I am conducting a revolution. I’m not leading one, because I am not aware of anyone following me. I understand I am influencing a handful of folks, but I’m a revolutionary individual, not a revolutionary leader.
That’s because the foundation of this revolution is individuality.
I know all too well the lessons of leadership, and also it’s limitations. The most important things in this life cannot be led. It works okay for things which require more than one person doing the same thing at the same time, but that’s just mundane mechanics of existence on this plane. It’s the other plane which matters. You could share some of my philosophy, my notions and plans, but you have to do it all on your own. Even when you get support or direct help, it’s still on you. Being utterly and wholly independent in your choices is the whole point; that is the revolution itself. The other word I use often is “sanity” — the only way to be sane is to learn just what is and is not your responsibility, and take hold of that.
So tell me: How is your individual revolution going? That’s the state of the revolution for you.
Meanwhile, I find often in the news tidbits of how this or that person or group is being put through the meat-grinder for this or that political reason. These are folks trying to change the political landscape, inevitably by getting others to go along with their ideas. Power in numbers and all that. And it follows they will always have some grand investment in the trappings of influencing large numbers of people.
Without fail, the ones I read about will have computers, documents, materials for distribution, lists and a significant amount of organization and funding. Such makes them a target for their opponents — burglaries, arrests and confiscation, harassment, confinement, beatings and assassination, etc. Crude, but too often effective. Sometimes it has the opposite effect of making the movement even more viable. Some manage to recover until they succeed.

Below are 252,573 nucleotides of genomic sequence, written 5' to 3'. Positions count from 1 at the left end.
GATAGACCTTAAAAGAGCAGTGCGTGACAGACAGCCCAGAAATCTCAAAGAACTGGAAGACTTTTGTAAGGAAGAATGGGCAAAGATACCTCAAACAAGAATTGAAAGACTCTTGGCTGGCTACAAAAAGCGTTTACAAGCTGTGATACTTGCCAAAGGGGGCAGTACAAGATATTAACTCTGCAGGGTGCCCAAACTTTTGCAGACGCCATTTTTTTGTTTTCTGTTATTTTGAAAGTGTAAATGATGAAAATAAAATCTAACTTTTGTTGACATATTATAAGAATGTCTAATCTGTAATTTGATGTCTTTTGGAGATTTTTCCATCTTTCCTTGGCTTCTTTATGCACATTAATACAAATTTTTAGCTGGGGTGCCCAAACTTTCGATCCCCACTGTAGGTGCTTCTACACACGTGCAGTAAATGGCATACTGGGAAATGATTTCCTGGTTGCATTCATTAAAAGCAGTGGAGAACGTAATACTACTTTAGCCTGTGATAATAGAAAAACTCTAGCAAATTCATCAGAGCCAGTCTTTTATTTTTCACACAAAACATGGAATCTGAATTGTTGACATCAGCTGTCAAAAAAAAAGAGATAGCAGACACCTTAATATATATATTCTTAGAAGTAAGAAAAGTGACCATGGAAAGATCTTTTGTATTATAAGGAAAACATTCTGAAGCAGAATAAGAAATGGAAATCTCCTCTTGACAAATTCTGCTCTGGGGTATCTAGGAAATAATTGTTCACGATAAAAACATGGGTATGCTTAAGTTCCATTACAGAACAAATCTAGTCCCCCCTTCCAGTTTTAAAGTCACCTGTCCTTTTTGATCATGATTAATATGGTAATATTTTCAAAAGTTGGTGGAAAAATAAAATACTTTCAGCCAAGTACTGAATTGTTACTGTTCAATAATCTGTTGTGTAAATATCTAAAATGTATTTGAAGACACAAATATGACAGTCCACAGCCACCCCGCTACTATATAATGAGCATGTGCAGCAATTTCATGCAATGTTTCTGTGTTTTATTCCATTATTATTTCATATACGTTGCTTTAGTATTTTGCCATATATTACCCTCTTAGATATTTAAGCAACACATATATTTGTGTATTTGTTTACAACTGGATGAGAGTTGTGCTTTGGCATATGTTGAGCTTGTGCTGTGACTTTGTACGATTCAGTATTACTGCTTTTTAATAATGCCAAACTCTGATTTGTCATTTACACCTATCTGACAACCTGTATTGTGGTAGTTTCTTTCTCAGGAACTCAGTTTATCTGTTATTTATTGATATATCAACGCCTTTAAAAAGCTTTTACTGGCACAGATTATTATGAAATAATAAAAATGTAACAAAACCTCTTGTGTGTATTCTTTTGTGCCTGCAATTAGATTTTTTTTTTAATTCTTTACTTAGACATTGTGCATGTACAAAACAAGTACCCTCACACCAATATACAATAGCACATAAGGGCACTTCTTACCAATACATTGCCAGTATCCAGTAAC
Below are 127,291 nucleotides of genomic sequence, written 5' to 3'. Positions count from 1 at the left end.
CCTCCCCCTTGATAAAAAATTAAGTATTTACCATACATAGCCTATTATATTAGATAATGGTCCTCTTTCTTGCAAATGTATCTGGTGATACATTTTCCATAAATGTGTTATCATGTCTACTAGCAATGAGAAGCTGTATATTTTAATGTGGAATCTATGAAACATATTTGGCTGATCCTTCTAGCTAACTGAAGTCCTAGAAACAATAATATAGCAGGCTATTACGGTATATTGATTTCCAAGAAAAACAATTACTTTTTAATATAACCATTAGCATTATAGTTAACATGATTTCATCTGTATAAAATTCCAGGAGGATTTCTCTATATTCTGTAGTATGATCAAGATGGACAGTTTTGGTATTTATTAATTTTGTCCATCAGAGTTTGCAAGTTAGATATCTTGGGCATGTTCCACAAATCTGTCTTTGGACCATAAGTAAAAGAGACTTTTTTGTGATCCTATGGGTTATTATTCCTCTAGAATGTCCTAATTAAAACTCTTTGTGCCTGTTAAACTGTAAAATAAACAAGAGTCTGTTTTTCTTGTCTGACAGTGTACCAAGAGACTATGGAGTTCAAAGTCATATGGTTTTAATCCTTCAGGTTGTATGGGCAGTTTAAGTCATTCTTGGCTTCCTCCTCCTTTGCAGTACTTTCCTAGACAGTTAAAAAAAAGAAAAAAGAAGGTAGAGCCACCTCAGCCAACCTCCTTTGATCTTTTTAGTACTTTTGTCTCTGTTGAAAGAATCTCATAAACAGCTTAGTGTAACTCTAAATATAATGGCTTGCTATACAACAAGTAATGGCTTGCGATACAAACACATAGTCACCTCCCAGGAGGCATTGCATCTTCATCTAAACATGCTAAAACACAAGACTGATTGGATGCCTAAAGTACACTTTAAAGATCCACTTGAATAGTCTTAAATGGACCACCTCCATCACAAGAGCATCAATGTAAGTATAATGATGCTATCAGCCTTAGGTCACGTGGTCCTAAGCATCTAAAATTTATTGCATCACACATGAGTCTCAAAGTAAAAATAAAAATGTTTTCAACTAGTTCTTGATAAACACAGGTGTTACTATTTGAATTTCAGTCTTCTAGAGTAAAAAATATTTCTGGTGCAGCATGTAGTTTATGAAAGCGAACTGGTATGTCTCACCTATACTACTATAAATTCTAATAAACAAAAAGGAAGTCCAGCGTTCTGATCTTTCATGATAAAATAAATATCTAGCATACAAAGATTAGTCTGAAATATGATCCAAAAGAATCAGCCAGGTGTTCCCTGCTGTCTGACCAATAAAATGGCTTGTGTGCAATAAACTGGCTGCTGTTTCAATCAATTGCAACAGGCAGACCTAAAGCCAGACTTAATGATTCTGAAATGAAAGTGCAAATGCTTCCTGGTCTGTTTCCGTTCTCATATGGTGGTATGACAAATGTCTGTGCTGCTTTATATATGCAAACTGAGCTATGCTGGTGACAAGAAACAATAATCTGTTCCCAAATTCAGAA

The death of any revolution is not oppression and repression, but institutionalization. When the revolution becomes mainstream, it is, by definition, no longer a revolution.
Perhaps you know this. If you happen to share something in my revolution, you probably do understand these things. It’s taken for granted. We also know our revolutions — each of us in our own — are not vulnerable to these measures.
I have a couple of computers. The whole point of revolution is not to do what others do, but to experiment and push the envelope. Not for its own sake, but to make sure all options have been tested to see what best meets the needs of the revolution. It’s not a sin to accept some convention, or a lot of conventions; it’s a sin to refuse to examine them. Right now, the needs of my revolution happen to make my computer systems pretty secure from electronic attacks over the Internet wires.
But if someone were to enter my home and put their hands my computers, they could probably get what they wanted from them. What they would get they could easily find online in the first place, except for some boring private stuff. I suppose if you really insisted you had a good reason for prying into my personal rantings in a journal I keep, I would let you read them. It’s not a matter of having things to hide, but they aren’t likely to be of interest to you unless you are wacko and reject my revolution, find it threatening.